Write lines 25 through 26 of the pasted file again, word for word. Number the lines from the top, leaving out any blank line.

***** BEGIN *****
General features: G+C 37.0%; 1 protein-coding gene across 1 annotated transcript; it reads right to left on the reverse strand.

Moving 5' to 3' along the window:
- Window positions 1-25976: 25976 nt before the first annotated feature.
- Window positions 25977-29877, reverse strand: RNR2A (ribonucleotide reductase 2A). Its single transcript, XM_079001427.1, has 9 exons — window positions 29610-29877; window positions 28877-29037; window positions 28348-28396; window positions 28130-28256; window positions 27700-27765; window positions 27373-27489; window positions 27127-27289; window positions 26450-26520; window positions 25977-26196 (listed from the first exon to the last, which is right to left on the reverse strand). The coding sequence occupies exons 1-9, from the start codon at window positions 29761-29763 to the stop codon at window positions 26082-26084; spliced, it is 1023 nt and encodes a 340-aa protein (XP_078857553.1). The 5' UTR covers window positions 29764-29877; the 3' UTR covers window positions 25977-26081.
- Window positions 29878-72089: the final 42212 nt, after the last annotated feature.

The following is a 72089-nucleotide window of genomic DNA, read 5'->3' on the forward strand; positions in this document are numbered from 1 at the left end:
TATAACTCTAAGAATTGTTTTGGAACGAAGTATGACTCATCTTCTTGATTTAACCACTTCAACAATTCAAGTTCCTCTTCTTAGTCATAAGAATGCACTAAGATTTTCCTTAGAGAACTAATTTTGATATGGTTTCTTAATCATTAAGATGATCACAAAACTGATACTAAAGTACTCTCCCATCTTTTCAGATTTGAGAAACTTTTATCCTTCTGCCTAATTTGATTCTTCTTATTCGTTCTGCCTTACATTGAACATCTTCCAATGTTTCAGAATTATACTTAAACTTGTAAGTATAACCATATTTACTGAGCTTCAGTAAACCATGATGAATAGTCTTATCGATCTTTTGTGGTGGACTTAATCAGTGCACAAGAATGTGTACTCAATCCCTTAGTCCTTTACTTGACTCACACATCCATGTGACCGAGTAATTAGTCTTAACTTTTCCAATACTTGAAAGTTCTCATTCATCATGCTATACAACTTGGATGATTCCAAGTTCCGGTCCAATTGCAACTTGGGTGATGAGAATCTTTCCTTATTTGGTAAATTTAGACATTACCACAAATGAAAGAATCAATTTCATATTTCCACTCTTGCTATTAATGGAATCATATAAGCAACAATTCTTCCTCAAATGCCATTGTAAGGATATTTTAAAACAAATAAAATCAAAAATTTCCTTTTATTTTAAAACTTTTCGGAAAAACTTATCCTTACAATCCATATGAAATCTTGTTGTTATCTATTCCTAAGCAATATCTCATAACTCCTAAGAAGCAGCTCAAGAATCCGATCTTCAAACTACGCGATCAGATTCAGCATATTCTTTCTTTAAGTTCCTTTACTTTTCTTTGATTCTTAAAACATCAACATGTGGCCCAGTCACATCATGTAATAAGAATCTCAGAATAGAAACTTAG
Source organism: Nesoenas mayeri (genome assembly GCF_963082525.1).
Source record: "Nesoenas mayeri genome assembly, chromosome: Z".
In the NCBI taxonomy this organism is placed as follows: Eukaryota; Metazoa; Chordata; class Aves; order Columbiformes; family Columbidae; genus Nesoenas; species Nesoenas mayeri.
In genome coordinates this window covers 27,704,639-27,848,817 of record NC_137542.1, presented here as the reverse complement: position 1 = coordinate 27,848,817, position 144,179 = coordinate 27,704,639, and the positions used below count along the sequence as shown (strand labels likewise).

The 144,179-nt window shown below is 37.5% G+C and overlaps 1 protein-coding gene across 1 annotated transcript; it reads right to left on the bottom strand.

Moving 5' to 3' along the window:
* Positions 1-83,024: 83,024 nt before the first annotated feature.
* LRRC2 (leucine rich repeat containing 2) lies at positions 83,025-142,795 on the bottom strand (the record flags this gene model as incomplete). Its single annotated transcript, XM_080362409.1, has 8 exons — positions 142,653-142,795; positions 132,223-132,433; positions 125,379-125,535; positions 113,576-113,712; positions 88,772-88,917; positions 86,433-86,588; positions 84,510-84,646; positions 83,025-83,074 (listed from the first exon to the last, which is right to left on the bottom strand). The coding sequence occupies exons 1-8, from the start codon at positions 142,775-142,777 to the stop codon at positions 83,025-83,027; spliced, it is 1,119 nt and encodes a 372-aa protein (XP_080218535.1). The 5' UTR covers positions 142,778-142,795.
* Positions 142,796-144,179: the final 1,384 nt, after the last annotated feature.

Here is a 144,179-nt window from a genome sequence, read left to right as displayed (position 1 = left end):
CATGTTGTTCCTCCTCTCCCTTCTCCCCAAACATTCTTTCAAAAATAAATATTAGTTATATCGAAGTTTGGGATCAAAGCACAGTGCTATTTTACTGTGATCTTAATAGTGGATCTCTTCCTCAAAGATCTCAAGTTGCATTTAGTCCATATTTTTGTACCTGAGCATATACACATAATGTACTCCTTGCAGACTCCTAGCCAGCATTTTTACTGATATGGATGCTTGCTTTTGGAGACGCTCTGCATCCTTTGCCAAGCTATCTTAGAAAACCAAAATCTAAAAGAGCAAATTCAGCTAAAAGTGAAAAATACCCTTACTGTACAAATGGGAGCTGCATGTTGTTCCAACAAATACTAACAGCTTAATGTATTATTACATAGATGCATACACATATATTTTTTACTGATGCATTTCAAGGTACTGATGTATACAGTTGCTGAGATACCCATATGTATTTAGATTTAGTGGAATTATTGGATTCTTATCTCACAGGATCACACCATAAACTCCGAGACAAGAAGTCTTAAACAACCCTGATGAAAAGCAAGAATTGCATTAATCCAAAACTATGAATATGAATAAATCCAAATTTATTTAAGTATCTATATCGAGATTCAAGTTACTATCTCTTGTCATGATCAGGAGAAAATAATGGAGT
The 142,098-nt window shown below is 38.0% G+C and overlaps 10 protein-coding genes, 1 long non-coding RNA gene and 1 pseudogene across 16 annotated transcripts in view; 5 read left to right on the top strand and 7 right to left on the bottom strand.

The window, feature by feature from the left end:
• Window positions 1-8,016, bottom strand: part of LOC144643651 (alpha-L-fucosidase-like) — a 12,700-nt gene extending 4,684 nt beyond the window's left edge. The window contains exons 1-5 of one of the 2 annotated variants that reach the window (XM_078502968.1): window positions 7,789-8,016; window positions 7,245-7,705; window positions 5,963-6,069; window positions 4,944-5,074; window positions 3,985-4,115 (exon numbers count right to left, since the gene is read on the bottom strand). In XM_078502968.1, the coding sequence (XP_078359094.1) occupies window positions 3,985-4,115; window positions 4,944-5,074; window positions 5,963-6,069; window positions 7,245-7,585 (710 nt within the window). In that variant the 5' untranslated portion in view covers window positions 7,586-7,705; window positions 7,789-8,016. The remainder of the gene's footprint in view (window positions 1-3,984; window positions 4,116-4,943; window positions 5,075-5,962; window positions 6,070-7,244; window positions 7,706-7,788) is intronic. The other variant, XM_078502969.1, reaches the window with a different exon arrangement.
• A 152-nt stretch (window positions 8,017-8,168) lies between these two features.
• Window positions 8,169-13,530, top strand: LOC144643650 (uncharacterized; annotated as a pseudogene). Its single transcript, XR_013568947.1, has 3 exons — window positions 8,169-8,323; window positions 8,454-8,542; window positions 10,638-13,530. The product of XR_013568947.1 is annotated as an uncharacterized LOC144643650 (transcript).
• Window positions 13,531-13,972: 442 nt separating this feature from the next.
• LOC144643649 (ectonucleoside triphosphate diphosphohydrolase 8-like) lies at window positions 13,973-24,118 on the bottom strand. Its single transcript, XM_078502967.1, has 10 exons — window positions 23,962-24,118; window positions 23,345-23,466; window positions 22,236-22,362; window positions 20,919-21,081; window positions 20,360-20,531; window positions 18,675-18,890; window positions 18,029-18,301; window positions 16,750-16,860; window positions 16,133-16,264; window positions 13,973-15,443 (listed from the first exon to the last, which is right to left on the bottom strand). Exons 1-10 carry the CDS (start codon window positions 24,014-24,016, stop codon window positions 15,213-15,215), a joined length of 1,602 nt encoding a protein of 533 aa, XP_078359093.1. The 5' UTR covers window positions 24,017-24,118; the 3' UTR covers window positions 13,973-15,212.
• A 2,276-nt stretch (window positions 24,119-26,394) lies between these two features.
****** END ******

• LOC144643649 (ectonucleoside triphosphate diphosphohydrolase 8-like) lies at window positions 13,973-24,118 on the bottom strand. Its single transcript, XM_078502967.1, has 10 exons — window positions 23,962-24,118; window positions 23,345-23,466; window positions 22,236-22,362; window positions 20,919-21,081; window positions 20,360-20,531; window positions 18,675-18,890; window positions 18,029-18,301; window positions 16,750-16,860; window positions 16,133-16,264; window positions 13,973-15,443 (listed from the first exon to the last, which is right to left on the bottom strand). Exons 1-10 carry the CDS (start codon window positions 24,014-24,016, stop codon window positions 15,213-15,215), a joined length of 1,602 nt encoding a protein of 533 aa, XP_078359093.1. The 5' UTR covers window positions 24,017-24,118; the 3' UTR covers window positions 13,973-15,212.
• A 2,276-nt stretch (window positions 24,119-26,394) lies between these two features.